Israel Articles

Israel in the Crosshairs The Current Threat and its Possible Outcome

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A curious headline appeared online last summer: “Turkey Captures Bird, Accuses It of Spying for Israel.” (The Blaze, July 28, 2013) This headline was not a joke. Rather, it is but one of many bizarre accusations that are daily fare in many parts of the world, and reflect the only-too-real perceptions of its peoples. Nor is it merely a war of words. The headlines are accompanied by increasingly frequent violence against Israel and Jews in general.

As Purim approaches, the Jewish people once again finds itself in the crosshairs of its enemies. Purim also reminds us that attacks on Jews and Israel are nothing new. But, as if to counter the frightening reality of being surrounded by enemies, the Megillah’s hope-inspiring subtext also reveals that those who attempt to destroy the People of Israel are the ones who in the end disappear.

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(The authors are president and chairman, respectively, of the Religious Zionists of America, Philadelphia, and candidates on the Religious Zionist slate ( in the World Zionist Congress elections.)

Lest anyone think, even for a moment, that there is even the slightest link between Islamic terror against Jews in Paris and Islamic terror against Jews in Jerusalem, the New York Times has rushed in to disabuse us of that notion.


Bnai Brak and Baltimore: Different Worlds

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The first night I was in Bnai Brak – I had come for my niece’s wedding – my sister had to go to a PTA meeting for her daughters. It took her three hours to see two sets of teachers. It reminded me about how PTA meetings used to be in Baltimore about 10 years ago. I told her about the big change that the schools in Baltimore initiated and how we now all make appointments ahead of time, reducing the waiting time. “Maybe you can introduce that concept in Bnai Brak,” I suggested.

“It would be hard to change the way things have been for so many years,” she answered, reminding me as well that Bnai Brak has hundreds of school as compared to Baltimore’s four or five.

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As a little girl fights for her life in an Israeli hospital emergency room, with more than 50% of her body burned by a Palestinian firebomb, all the usual players are lining up to deliver their all-too-predictable responses.

At first glance, you might not think there was any reasonable way to distort or politicize this horrific incident. Eleven year-old Ayala Shapira was a passenger in her father's car, on her way back from a math enrichment lesson. As they approached their hometown of Ma'ale Shomron, a Palestinian terrorist hurled a Molotov cocktail at the car. Ayala and her father leaped from the car, badly burned, as the vehicle was consumed by the flames.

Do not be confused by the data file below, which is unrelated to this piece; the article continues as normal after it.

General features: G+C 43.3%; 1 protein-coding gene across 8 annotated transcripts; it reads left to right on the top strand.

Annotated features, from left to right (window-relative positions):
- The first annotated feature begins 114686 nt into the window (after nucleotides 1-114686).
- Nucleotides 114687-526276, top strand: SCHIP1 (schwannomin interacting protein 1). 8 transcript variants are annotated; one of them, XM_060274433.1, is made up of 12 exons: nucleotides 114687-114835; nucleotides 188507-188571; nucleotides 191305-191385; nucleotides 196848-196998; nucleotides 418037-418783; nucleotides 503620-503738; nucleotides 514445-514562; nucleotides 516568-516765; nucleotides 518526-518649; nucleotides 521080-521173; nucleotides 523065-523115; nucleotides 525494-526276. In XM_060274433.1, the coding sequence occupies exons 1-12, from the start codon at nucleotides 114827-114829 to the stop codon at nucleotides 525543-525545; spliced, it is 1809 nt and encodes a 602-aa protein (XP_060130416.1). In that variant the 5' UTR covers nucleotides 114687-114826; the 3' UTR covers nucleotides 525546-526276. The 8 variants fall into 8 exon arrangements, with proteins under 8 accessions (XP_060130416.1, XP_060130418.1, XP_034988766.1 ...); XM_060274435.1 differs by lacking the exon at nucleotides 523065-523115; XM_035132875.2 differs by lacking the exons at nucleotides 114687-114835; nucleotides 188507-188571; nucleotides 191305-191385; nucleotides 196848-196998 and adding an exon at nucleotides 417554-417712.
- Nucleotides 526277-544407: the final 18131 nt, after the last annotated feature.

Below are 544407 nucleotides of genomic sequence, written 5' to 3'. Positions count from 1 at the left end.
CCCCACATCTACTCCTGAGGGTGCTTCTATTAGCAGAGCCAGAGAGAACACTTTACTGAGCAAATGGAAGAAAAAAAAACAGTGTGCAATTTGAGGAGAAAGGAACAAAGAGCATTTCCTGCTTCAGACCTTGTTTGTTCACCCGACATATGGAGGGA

Thoughts After the Massacre

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Today, at around 7:30 a.m., somewhere between diaper changes and trying to convince Yedidya that he could not eat two fistfuls of raisins, we start to hear the sirens. Yedidya runs to the front porch, craning his neck to see the ambulances pass by on the main road. “Nother one! Nother one! Nother one!” As the unexpected light-and-sound show continues relentlessly and he is almost exploding with glee, my hands begin to shake. Oh G-d. Please. No! This was clearly a terror attack, and from the sound of the police and ambulances speeding in the same direction, it is clear something terrible has happened just one neighborhood over, in Har Nof.

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Backs to the Sea


These are hard times for us all, and nobody can say what the future holds. Last week we all experienced, together, the horror of an attack on a shul in Har Nof, in which four pious rabbis were killed, and almost 20 others were wounded, mostly people in the middle of prayers. Pictures of that attack evoked memories of scenes we have not experienced in 70 years.

In this most recent tragedy, just one of many, fate decreed that I had a connection to two out of the four Har Nof families in mourning, and many of you in Baltimore have at least one connection as well. Wednesday evening I paid condolence calls to Agassi Street in Har Nof, where the murders occurred, and where those two families live. Rabbi Arye Kupinsky, hy”d, of Har Nof was raised in Kiryat Arba, my town, and my family has several connections to his family, which still lives there. I also paid a call to the Twersky family, down the street, who were mourning Rabbi Mosheh Twersky, hy”d. There, as I had thought I might, I found Rabbi Twersky’s sister Tzippora, and her husband, Rabbi Jonathan Rosenblatt, a close childhood friend from Baltimore. The couple had just flown in from the Bronx, where Jonathan is a rabbi.

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